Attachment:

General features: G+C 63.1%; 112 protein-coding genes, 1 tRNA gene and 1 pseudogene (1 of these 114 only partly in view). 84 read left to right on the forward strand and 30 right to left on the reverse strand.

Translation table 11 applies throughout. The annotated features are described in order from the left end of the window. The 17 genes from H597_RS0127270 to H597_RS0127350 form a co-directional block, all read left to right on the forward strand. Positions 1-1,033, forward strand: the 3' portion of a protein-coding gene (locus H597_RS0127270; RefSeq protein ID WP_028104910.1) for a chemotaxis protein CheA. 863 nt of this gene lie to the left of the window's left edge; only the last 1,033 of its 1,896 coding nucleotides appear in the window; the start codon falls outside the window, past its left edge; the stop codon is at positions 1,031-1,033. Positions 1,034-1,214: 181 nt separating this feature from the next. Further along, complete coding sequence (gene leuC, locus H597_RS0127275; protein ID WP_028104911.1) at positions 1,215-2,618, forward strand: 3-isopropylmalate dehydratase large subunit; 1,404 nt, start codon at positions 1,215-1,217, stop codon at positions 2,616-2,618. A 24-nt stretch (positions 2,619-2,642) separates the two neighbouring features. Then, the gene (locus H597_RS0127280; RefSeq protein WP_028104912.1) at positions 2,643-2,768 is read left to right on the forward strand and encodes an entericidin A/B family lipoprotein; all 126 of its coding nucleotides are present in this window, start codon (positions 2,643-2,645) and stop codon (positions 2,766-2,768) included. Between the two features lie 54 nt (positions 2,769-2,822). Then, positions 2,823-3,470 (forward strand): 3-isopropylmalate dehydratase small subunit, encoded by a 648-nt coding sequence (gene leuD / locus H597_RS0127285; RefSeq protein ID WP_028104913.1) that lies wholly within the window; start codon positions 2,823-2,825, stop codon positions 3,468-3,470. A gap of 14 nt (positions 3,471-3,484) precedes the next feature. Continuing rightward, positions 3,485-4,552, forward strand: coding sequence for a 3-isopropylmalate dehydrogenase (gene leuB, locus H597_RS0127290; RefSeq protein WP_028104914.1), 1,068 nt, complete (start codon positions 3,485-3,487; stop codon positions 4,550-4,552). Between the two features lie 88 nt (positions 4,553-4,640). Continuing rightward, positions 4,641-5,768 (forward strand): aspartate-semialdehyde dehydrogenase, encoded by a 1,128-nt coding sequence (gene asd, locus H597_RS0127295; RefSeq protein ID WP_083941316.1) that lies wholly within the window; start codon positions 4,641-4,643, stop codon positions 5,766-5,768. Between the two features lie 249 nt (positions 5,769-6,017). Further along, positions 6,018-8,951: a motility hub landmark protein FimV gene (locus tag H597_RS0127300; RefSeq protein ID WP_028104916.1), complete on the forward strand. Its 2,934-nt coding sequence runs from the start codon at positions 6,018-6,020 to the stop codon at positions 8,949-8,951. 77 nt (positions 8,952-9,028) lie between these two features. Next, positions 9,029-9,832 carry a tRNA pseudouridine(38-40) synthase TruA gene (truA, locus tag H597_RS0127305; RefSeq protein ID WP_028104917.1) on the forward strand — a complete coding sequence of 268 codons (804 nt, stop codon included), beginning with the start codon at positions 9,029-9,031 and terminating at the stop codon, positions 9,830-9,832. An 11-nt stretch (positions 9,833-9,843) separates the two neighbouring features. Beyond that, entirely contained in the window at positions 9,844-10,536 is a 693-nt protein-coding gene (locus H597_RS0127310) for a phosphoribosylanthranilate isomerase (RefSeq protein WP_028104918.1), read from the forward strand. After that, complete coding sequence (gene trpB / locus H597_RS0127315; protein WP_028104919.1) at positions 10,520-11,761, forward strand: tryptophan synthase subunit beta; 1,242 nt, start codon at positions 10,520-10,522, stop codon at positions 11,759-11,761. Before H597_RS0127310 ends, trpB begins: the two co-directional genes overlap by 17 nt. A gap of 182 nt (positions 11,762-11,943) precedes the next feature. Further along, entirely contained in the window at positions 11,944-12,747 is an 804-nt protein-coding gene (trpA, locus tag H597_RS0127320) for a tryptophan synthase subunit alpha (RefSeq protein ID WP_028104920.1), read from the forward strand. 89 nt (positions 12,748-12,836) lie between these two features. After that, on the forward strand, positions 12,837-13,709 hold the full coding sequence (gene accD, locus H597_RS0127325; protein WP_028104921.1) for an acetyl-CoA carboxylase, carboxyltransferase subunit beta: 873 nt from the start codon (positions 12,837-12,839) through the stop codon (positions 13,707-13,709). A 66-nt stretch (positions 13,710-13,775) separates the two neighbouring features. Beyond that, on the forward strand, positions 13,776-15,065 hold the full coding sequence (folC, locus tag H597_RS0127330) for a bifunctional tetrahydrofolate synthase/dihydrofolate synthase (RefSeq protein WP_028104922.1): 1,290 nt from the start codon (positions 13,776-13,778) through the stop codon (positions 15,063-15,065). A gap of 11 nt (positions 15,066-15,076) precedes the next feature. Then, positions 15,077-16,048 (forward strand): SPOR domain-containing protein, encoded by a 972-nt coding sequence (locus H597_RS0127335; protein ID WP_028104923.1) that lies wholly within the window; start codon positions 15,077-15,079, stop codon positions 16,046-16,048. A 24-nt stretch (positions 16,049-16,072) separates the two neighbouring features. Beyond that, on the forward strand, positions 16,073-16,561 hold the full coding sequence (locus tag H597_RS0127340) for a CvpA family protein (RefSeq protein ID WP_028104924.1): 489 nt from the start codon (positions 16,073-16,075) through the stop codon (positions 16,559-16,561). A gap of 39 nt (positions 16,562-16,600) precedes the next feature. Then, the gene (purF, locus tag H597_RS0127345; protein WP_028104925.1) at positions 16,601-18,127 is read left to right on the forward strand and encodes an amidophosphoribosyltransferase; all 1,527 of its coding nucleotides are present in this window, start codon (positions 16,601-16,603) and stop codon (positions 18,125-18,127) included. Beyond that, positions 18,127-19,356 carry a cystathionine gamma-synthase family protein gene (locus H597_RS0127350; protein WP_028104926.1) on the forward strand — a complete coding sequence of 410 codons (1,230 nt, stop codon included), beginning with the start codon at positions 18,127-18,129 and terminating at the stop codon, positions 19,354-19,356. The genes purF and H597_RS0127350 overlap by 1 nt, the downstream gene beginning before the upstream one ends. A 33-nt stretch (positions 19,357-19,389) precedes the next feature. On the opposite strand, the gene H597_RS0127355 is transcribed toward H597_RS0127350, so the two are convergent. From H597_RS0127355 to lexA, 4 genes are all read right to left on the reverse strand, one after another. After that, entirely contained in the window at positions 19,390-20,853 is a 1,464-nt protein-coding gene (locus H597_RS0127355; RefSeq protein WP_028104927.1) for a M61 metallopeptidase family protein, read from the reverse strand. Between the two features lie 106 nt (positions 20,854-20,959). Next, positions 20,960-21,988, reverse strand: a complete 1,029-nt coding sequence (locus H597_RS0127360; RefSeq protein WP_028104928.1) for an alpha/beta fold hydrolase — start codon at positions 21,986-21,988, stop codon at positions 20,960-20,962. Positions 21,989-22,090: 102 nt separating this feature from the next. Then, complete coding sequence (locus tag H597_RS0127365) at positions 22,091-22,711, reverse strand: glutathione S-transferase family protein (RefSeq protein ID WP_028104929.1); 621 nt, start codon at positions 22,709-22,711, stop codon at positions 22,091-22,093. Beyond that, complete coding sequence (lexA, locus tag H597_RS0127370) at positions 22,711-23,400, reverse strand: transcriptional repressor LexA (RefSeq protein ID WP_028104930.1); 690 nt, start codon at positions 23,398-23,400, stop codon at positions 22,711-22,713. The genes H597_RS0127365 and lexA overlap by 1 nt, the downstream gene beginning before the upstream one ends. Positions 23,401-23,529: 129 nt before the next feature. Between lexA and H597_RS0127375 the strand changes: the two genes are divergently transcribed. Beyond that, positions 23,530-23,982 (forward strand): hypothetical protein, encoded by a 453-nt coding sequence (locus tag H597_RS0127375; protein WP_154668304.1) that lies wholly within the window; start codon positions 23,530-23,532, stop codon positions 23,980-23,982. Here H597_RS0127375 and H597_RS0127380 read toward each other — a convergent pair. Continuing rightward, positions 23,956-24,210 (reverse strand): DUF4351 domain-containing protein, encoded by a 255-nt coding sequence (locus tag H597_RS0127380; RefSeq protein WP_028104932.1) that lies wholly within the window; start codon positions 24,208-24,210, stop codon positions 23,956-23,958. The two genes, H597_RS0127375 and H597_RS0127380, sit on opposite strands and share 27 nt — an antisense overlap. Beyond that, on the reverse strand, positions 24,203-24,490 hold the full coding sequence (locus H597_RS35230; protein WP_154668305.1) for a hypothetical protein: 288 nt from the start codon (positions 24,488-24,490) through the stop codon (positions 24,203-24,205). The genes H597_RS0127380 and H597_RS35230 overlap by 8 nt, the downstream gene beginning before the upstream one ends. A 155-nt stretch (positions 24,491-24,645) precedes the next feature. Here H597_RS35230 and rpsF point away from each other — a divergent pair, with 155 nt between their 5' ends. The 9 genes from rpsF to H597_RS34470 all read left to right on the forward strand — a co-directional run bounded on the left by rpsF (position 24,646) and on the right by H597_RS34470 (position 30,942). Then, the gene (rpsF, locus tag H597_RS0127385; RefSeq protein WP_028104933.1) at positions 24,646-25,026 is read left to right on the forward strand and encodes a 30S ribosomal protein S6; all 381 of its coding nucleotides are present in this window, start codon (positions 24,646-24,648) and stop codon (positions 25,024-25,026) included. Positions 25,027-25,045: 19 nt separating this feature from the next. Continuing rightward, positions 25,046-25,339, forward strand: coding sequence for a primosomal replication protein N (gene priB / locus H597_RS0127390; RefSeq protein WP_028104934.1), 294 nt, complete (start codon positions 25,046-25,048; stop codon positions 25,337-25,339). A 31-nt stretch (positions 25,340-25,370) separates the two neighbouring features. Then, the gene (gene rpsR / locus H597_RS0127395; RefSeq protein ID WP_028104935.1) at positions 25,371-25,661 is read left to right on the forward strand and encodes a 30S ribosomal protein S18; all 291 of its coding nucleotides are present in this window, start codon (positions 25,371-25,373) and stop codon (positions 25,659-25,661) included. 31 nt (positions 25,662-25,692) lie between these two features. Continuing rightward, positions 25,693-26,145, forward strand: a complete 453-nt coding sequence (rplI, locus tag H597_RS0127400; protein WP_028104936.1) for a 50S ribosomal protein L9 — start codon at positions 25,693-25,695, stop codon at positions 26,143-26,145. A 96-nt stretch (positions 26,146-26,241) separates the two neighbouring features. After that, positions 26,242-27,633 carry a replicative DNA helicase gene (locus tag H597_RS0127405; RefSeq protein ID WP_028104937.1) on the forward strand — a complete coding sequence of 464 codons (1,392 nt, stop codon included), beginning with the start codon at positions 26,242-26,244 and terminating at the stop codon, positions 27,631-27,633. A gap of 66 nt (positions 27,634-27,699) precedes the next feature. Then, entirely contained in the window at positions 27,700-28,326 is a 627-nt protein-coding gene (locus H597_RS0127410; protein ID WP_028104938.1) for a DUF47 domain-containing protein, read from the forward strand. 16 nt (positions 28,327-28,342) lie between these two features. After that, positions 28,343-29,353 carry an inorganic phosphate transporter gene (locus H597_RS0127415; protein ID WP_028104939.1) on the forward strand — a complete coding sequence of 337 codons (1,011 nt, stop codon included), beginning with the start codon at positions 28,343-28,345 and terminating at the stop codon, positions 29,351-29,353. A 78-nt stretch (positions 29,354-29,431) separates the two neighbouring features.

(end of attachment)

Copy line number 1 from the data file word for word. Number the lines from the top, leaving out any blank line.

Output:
General features: G+C 63.1%; 112 protein-coding genes, 1 tRNA gene and 1 pseudogene (1 of these 114 only partly in view). 84 read left to right on the forward strand and 30 right to left on the reverse strand.